Five Italian climbers still missing after glacier collapse

Five Italian climbers still missing after glacier collapse
Updated 18 sec ago

Five Italian climbers still missing after glacier collapse

Five Italian climbers still missing after glacier collapse
  • At least seven people are known to have been killed in the avalanche on Sunday on the Marmolada
  • Toll could rise given that five people remain unaccounted for despite searches with helicopters and drones over the past two days

CANAZEI, Italy: Five Italian climbers were still missing more than 48 hours after the deadly collapse of part of a mountain glacier in the Alps, a tragedy that is being blamed on rising temperatures.
At least seven people are known to have been killed in the avalanche on Sunday on the Marmolada, which at more than 3,300 meters (10,830 feet) is the highest peak in the Dolomites, a range in the eastern Italian Alps straddling the regions of Trento and Veneto.
That toll could rise given that five people remain unaccounted for despite searches with helicopters and drones over the past two days.
“When we arrived we saw a disaster, we realized the dimensions of this enormous avalanche,” said Stefano Coter, head of the local alpine rescue team and one of the first people to reach the scene.
“We found injured people in need of help and other people who were dead,” he added.
Much of Italy has been baking in an early-summer heatwave and scientists said climate change was making previously stable glaciers more unpredictable.
Maurizio Fugatti, president of the Trento region, confirmed the death toll and the numbers missing at a news conference on Tuesday evening.
With the peak still unstable, rescuers have been using drones and helicopters to look for victims or try to locate them through their mobile phone signals. The teams found human remains or climbing gear at three or four sites on Tuesday.
Rescue coordinators said a layer of dust and debris was limiting the effectiveness of drone searches and they hoped to send a team of experts and search dogs to the lower part of the site on Thursday when the weather is forecast to be clearer.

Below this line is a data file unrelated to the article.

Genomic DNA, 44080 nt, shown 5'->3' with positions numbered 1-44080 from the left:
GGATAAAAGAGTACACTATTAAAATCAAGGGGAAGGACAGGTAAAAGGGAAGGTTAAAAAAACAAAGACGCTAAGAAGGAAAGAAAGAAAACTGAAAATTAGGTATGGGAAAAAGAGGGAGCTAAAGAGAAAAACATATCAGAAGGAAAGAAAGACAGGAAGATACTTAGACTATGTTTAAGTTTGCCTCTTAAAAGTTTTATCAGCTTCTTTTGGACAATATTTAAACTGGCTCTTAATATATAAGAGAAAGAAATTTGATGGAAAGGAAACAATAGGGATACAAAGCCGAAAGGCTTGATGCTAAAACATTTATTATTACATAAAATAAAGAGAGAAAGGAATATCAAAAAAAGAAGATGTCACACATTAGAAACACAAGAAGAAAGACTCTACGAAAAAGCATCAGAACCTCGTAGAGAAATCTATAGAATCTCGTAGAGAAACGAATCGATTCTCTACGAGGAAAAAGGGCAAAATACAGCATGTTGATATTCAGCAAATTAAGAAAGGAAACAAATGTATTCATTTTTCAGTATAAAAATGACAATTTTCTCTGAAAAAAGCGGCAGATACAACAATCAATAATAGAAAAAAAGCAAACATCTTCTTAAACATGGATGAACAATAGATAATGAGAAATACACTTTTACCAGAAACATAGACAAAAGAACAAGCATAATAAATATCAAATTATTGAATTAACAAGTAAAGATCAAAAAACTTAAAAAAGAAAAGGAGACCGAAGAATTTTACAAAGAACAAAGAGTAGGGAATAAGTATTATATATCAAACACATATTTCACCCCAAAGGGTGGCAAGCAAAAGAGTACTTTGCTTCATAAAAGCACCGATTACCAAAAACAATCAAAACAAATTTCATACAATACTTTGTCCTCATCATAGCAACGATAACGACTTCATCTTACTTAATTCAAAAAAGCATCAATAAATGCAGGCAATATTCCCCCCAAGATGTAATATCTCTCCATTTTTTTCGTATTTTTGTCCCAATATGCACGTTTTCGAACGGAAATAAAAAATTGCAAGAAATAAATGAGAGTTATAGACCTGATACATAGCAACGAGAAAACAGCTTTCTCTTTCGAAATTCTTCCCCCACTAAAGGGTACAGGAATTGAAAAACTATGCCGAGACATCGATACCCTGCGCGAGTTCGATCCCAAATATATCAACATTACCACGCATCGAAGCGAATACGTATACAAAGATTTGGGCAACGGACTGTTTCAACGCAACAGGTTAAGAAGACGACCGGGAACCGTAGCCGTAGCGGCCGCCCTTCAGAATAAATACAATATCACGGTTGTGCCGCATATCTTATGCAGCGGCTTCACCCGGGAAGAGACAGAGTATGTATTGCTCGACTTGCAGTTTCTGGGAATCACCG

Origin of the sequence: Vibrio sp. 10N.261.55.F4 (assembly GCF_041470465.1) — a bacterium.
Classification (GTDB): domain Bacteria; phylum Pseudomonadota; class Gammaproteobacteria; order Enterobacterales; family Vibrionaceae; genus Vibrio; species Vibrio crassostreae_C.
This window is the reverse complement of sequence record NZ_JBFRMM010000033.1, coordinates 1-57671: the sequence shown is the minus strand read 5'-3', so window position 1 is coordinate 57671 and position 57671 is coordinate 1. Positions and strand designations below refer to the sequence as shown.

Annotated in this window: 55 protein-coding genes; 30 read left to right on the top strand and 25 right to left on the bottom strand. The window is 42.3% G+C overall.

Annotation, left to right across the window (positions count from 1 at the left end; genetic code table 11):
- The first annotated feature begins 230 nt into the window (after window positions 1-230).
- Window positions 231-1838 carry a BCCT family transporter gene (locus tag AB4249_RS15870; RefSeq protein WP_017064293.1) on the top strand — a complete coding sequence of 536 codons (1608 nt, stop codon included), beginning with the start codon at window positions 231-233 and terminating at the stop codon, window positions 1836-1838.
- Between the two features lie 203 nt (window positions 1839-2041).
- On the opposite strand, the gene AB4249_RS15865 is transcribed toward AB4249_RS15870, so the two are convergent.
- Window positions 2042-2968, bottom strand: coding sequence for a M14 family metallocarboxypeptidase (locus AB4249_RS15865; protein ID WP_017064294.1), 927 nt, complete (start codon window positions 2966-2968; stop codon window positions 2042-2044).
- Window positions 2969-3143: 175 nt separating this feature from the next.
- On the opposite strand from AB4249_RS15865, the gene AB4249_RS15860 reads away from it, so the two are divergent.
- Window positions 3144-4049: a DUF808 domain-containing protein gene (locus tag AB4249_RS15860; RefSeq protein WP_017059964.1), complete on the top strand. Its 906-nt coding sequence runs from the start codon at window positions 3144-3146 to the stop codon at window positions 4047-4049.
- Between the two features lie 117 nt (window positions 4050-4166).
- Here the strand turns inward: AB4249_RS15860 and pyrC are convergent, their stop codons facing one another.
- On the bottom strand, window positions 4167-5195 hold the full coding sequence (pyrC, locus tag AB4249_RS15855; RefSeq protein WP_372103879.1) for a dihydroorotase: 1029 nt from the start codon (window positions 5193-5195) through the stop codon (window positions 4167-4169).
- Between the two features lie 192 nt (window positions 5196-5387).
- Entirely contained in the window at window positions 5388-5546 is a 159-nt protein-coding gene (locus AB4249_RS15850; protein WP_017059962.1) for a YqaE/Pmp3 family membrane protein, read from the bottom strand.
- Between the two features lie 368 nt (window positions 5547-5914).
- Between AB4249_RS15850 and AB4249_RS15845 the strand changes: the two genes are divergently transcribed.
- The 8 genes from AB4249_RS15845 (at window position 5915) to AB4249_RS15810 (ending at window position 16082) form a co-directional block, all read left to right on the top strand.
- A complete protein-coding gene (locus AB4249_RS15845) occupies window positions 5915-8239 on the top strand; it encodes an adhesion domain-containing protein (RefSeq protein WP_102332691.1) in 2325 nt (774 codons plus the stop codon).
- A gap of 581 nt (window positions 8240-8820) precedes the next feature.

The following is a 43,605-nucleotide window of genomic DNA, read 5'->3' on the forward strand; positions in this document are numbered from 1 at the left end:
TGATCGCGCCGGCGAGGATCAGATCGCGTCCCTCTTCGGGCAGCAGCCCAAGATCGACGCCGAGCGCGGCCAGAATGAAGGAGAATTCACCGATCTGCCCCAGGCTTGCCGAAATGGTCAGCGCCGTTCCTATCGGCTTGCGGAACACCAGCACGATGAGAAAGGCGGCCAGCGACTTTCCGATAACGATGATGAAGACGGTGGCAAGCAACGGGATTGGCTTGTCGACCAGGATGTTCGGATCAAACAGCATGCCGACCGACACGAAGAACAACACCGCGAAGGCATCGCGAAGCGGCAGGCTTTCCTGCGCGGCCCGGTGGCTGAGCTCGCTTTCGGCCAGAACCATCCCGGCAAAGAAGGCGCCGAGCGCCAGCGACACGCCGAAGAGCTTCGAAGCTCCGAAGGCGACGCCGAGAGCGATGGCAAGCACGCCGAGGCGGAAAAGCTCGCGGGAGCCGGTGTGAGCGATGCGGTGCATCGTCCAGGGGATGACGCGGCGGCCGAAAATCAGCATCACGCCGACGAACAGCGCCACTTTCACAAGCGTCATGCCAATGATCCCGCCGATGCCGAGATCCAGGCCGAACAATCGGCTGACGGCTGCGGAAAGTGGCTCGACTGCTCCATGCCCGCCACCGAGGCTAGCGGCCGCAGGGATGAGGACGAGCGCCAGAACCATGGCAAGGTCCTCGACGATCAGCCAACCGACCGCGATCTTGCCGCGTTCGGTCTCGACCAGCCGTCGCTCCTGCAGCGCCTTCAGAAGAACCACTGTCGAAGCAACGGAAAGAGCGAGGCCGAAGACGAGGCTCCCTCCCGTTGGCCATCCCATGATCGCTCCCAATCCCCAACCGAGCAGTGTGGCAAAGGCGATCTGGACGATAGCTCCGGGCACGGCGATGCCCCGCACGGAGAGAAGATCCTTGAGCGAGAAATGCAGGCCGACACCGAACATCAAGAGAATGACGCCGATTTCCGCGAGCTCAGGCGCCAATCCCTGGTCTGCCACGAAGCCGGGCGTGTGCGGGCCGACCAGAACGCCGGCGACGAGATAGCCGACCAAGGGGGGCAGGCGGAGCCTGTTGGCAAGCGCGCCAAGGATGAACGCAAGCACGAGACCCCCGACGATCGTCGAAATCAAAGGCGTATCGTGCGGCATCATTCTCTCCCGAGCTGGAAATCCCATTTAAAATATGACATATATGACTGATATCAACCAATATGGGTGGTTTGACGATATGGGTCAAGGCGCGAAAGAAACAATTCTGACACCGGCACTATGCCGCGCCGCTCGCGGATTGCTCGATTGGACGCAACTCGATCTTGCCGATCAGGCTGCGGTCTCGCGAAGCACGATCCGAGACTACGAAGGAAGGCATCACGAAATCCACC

The Marmolada will remain closed to tourists for the time being to allow rescue teams to operate, Giovanni Bernard, the mayor in the local town of Canazei, said earlier on Tuesday.
Hikers in the area said they were in any case frightened and would try to stick to safer routes.
“Right now after what happened I feel a bit scared because two days ago we were about to walk just near the glacier. It could have happened to us,” said Mikael Bouchard, a 29-year-old from Lyon.


Iran adds demands in nuclear talks, enrichment levels ‘alarming’: US envoy

Iran adds demands in nuclear talks, enrichment levels ‘alarming’: US envoy
Updated 05 July 2022

Iran adds demands in nuclear talks, enrichment levels ‘alarming’: US envoy

Iran adds demands in nuclear talks, enrichment levels ‘alarming’: US envoy
  • Indirect talks between Tehran and Washington aimed at breaking an impasse over how to salvage Iran’s 2015 nuclear pact ended in Doha, Qatar, last week

WASHINGTON D.C.: Iran added demands unrelated to discussions on its nuclear program during the latest talks and has made alarming progress on enriching uranium, the US envoy for talks on reinstating a nuclear deal said on Tuesday.
US Special Envoy for Iran Robert Malley said that there was a proposal on the table for a timeline by which Iran could come back into compliance with the nuclear deal and Washington could ease sanctions on Tehran.
Indirect talks between Tehran and Washington aimed at breaking an impasse over how to salvage Iran’s 2015 nuclear pact ended in Doha, Qatar, last week without the hoped-for progress.
Malley said Iranian negotiators added new demands.
“They have, including in Doha, added demands that I think anyone looking at this would be viewed as having nothing to do with the nuclear deal, things that they’ve wanted in the past,” he said in an interview with National Public Radio.
The demands included some that the United States and Europeans have said could not be part of negotiations.
“The discussion that really needs to take place right now is not so much between us and Iran, although we’re prepared to have that. It’s between Iran and itself,” Malley said. “They need to come to a conclusion about whether they are now prepared to come back into compliance with the deal.”
Under the nuclear pact, Tehran limited its uranium enrichment program, a potential pathway to nuclear weapons, though Iran says it seeks only civilian atomic energy.
Then-US President Donald Trump abandoned the deal in 2018, calling it too soft on Iran, and reimposed harsh US sanctions, spurring Tehran to breach nuclear limits in the pact.
Now, Tehran is much closer to having enough fissile material for a nuclear bomb, Malley said, though they do not appear to have resumed their weaponization program.
“But we are of course alarmed, as are our partners, about the progress they’ve made in the enrichment field,” Malley said.